ILNews

Opinions June 30, 2014

June 30, 2014
Keywords
Back to TopE-mailPrintBookmark and Share

Indiana Supreme Court
The following opinions were issued Friday after IL deadline.

Keion Gaddie v. State of Indiana
49S02-1312-CR-789.
Criminal. Reverses conviction of Class A misdemeanor resisting law enforcement, holding that I.C. 35-44.1-3-1(a)(3), the statute defining the offense of resisting law enforcement by fleeing after being ordered to stop, must be construed to require that a law enforcement officer’s order to stop be based on reasonable suspicion or probable cause. On that basis, there was insufficient evidence against Gaddie to support the conviction.

Donald Murdock v. State of Indiana
48S02-1406-CR-415
Criminal. Affirms conviction of Class A misdemeanor resisting law enforcement, holding the evidence and reasonable inferences established Murdock knowingly or intentionally fled from a law enforcement officer’s order to stop that was based on reasonable suspicion of criminal activity.

Dexter Berry v. State of Indiana
49S04-1406-CR-416
Criminal. Reverses and remands with instructions to accept or reject the plea agreement as written. Rules that the court lacked the authority under terms of the plea agreement to impose on the defendant one year of work release as a condition of probation following his 10-year sentence. The trial court was allowed to order probation after the defendant served his sentence but it could not impose punitive conditions like restrictive placement.

Tin Thang v. State of Indiana
49S04-1402-CR-72
Criminal. Affirms conviction of Class B misdemeanor public intoxication. Finds based on the evidence the trial court could conclude beyond a reasonable doubt that the defendant had been intoxicated in a public place while endangering the life of himself or others. Justices David and Rucker dissent.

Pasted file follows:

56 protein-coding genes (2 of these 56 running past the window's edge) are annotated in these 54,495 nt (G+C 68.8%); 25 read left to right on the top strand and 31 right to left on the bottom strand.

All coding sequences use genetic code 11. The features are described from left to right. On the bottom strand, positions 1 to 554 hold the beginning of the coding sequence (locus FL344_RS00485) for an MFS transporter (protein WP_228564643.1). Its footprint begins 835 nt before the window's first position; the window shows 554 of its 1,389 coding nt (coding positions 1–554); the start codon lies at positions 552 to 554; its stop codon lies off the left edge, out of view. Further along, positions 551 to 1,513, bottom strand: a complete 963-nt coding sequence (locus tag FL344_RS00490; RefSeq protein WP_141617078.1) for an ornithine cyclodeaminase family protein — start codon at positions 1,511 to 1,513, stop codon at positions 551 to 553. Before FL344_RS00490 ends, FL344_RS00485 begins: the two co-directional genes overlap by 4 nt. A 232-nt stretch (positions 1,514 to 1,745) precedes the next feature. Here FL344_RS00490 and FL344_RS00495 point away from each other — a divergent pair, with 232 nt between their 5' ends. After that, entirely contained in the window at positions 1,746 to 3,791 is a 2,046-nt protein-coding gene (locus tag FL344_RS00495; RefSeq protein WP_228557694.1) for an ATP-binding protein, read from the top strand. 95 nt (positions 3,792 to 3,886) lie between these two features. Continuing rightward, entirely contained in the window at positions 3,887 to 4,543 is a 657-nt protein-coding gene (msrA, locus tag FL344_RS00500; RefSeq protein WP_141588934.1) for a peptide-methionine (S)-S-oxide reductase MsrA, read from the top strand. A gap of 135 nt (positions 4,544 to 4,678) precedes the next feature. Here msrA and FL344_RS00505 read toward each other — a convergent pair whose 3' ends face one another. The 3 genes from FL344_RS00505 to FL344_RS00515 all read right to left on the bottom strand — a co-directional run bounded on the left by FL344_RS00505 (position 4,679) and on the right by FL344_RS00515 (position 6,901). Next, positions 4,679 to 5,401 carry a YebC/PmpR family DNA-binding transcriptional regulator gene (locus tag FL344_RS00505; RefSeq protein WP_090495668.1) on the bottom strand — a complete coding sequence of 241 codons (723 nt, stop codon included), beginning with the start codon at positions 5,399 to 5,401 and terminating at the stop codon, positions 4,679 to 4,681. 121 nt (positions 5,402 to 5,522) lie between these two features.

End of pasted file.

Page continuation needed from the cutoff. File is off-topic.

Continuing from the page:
June 30
Indiana Court of Appeals

Dennis Samples v. Steve Wilson and Donald & Ingrid Bannon, husband and wife, and Ronald & Edna Bannon, husband and wife
60A01-1312-PL-518
Civil plenary. Affirms trial court denial of motion to correct error in judgment in favor of defendants, holding that Dennis Samples had not proven the court erred in finding the expansion of a dam on neighboring property encroached on his land or was a nuisance.

Anissa L. Tyler v. State of Indiana (NFP)
48A04-1309-PC-428
Post conviction. Reverses denial of post-conviction relief; vacates convictions of murder and Class A felony aiding, inducing or causing robbery; and remands for retrial, finding the court erred in determining that Tyler received effective assistance of counsel.

Doaa I. Ebrahim v. Essam Otefi (NFP)
76A03-1309-DR-368
Domestic. Affirms denial of Ebrahim’s motion for relief from judgment from the trial court’s dissolution of marriage decree.

Darcel Edwards v. State of Indiana (NFP)
49A04-1311-CR-578
Criminal. Affirms placement split between Department of Correction and work release on an eight-year sentence for conviction of Class B felony dealing in cocaine.

Cheryl Rodriguez v. Sourthern Dunes Golf, LLC (NFP)
49A02-1307-PL-639
Civil plenary. Affirms judgment in favor of Southern Dunes.

Bernard A. Burrell v. State of Indiana (NFP)
45A03-1311-CR-431
Criminal. Affirms 12-year sentence for conviction of Class B felony dealing cocaine.

Katherine Fraze v. Floyd County Health Department, and City of New Albany and Animal Control (NFP)
22A04-1402-CC-62
Collection. Affirms trial court denial of motion to correct error in favor of the city limiting the number of dogs Fraze could keep on her property.
 
Anthony Ray Willoughby v. State of Indiana (NFP)
49A04-1307-PC-375
Post conviction. Affirms denial of post-conviction relief.
 
In re: The Visitation of W.G.R. (Minor Child) M.W.R., Father v. K.G. and D.G., Maternal Grandparents (NFP)
78A01-1312-MI-540
Miscellaneous. Remands order for grandparent visitation for findings of fact and conclusions of law.
 
Chad Thomas Gates v. Shannon Leigh Gates (NFP)
83A05-1401-DR-26
Domestic. Affirms trial court denial of father’s petition to modify custody.
 
Ralph Dennis Gabriel, Jr. v. State of Indiana (NFP)
45A04-1311-CR-585
Criminal. Affirms 14-year sentence for conviction of Class B felony burglary.

Robert Birk v. State of Indiana (NFP)
49A02-1310-CR-897
Criminal. Affirms convictions of Class D felony possession of a narcotic drug and Class A misdemeanor driving while suspended.
 
James Pello v. State of Indiana (NFP)
20A03-1312-PC-488
Post conviction. Affirms denial of post-conviction relief.
 
Walter L. Logan v. State of Indiana (NFP)
34A04-1311-CR-581
Criminal. Affirms 28-year aggregate sentence of Class C felony reckless homicide and Class B felony possession of cocaine.
 
Tyrone R. McGee v. State of Indiana (NFP)
15A05-1311-CR-575
Criminal. Affirms revocation of probation.
 
Stephan Gallagher v. State of Indiana (NFP)
15A05-1301-PC-12